Thursday, February 12, 2015

Week #4: Licensed to Play

One month into Jermungandr's Top of the Week Challenge, and he's issued a cool assignment: our ten favorite licensed video games. This is a much needed breather after the incredible weight of last week's prompt. It's not very often that I sit down and think about the quality of a licensed video game, so I'm happy to have this opportunity to really put down some of my thoughts on games that aren't my usual cup of pontification. I'm also pretty eager to hear what licensed games others have enjoyed.

In no particular order, my top ten favorite licensed video games.

1. Chip 'n Dale: Rescue Rangers (NES)


No doubt about it, the first game that popped into my head when I read the prompt was Capcom & Disney's Chip 'n Dale: Rescue Rangers for the good ol' Nintendo Entertainment System. Not only is this one of my favorite licensed video games, it's one of my favorite video games period. To this day I have the cartridge kicking around somewhere, label smeared in the residue of a spilled PB&J sandwich two decades ago. It still worked last time I gave it a go. While most retro fans praise DuckTales and Darkwing Duck (two other excellent Disney Afternoon titles to come out of a partnership with Capcom pre-greed), I've always been partial to the Duck family's tiny tormentors. When you take two of the most charismatic cartoon characters in history and put them into a state of the art platformer with an upbeat musical score and the visual grace of Disney's animation studios, you know you have a winner. The stage design is clever, and the player is presented with a really astonishing sense for the scale of these characters as they timidly traverse a land of giants. Every enemy is beautifully designed with a good sense of personality, and they continue to pose a threat as you progress through the game. Each ro-bull dog is as threatening as the last, and that really drives home how dangerous this world can be for a couple o' little guys. Not to mention that combat isn't the standard stop-and-stomp technique so popular of the genre, nope. Chip & Dale's offensive capabilities rely entirely on how well they can manage the resources in their environment, making a keen eye and a sharp wit imperative to survival. That the game invented the co-op mechanics the Super Mario Bros. franchise wouldn't adopt until 2009's New Super Mario Bros. Wii really shows how far ahead of its time this game was and just cements its place as an important milestone in the genre. As a kid this co-operative play made it one of the go-to titles for my best friend and I, and that has kept it high, high on my list to this day, when my girlfriend and I brave the depths of Fat Cat's lairs. If there were anything to nitpick about the title, it would be the difficulty. Right off the bat the game isn't shy about mercilessly savaging players, and things only get hotter when the rodents are shipped off to the moon. Regardless, the challenge is half the fun. "How far am I going to get this time?" you'll ask yourself. As a kid it bothered me that I could not choose any of the other Rescue Rangers to play as, and if it were to be remade today I would definitely want to see at least Gadget coming in as a third playable option (unfortunately Zipper and Jack don't really share the same dimensions as the other characters...). Minor complaints aside, the game is hands-down fabulous.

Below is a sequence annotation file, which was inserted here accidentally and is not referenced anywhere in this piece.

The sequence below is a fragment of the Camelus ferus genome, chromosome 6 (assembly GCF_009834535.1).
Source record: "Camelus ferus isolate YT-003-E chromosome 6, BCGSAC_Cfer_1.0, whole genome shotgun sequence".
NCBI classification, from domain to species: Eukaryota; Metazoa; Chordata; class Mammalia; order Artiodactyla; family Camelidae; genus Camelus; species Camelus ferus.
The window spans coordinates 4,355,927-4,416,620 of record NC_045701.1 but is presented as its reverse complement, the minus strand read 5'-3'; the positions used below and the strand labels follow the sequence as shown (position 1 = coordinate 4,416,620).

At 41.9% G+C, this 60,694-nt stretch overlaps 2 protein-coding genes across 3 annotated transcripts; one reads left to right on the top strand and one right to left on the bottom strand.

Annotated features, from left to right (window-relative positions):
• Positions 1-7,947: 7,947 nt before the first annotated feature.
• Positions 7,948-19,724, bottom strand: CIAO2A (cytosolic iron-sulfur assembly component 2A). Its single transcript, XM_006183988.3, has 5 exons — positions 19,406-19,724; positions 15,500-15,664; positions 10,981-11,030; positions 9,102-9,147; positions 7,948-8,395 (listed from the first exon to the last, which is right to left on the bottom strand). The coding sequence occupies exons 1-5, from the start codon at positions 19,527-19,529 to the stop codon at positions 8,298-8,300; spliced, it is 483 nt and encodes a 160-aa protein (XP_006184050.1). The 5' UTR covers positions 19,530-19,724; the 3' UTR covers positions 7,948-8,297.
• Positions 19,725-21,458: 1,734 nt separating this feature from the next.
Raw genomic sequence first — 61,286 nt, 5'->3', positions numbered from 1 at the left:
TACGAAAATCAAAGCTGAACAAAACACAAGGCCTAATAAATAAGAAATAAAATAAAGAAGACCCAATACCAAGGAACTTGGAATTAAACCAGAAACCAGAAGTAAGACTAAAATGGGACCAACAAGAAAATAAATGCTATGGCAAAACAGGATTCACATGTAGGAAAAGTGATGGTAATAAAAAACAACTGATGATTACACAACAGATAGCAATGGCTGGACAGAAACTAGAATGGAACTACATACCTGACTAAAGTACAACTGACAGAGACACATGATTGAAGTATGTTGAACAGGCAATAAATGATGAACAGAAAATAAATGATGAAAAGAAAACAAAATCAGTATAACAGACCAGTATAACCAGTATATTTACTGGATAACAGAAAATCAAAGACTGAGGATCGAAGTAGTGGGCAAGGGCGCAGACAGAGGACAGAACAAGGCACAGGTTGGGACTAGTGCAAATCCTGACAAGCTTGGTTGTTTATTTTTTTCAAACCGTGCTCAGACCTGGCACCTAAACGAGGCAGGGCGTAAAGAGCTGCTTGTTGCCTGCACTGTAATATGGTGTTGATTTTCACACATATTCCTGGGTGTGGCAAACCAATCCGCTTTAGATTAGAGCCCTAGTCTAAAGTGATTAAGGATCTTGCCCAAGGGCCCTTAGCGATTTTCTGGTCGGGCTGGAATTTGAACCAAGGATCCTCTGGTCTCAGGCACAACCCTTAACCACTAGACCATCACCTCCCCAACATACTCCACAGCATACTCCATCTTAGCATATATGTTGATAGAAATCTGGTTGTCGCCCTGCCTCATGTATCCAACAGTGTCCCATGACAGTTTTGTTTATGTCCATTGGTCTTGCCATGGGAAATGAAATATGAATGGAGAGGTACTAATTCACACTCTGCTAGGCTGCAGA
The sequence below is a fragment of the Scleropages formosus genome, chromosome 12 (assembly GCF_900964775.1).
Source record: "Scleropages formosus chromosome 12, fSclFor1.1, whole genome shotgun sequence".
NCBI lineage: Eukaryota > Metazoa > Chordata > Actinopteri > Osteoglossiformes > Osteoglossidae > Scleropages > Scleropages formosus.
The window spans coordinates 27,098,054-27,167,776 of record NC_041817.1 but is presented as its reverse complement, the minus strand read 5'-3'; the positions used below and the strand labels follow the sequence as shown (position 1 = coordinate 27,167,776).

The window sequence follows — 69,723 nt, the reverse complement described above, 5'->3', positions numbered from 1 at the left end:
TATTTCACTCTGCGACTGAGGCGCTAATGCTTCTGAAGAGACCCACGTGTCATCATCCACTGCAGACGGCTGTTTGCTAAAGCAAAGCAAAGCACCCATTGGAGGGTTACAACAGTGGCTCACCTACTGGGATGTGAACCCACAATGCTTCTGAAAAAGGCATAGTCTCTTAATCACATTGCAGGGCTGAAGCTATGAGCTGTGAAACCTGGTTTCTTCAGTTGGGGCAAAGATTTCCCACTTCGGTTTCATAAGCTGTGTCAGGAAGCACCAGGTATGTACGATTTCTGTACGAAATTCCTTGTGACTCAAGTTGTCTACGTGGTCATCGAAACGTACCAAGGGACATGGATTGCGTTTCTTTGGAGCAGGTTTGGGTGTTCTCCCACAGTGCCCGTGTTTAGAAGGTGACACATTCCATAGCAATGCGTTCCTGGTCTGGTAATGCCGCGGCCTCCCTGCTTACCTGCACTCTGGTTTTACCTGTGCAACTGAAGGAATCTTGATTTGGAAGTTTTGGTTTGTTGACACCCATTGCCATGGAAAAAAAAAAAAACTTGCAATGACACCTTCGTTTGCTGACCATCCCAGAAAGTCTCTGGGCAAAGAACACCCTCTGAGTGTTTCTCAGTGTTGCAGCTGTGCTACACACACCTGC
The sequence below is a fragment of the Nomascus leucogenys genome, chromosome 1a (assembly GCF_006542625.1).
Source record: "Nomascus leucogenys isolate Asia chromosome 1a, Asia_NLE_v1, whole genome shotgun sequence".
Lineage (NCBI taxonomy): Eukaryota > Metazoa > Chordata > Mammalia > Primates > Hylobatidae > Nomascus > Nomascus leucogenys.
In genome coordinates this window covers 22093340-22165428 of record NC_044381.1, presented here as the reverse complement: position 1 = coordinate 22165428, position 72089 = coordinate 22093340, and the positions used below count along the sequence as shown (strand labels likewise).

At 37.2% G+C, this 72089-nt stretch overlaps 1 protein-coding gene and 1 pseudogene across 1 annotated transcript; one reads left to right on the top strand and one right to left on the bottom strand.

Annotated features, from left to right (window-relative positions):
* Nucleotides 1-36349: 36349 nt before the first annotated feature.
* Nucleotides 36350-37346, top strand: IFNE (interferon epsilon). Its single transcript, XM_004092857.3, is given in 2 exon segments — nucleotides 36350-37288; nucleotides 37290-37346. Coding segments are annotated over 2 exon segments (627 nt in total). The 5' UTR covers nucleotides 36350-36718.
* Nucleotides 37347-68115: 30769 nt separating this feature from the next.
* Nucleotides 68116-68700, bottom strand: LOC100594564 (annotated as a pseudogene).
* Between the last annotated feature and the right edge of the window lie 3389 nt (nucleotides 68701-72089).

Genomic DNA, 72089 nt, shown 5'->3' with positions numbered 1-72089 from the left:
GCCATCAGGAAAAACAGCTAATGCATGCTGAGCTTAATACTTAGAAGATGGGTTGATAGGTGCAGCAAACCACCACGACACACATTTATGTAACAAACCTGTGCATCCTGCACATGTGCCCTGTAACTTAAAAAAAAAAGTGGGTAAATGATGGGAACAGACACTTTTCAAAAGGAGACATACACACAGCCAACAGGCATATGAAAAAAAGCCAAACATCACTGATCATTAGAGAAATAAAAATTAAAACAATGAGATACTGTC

2. Tiny Toon Adventures (NES)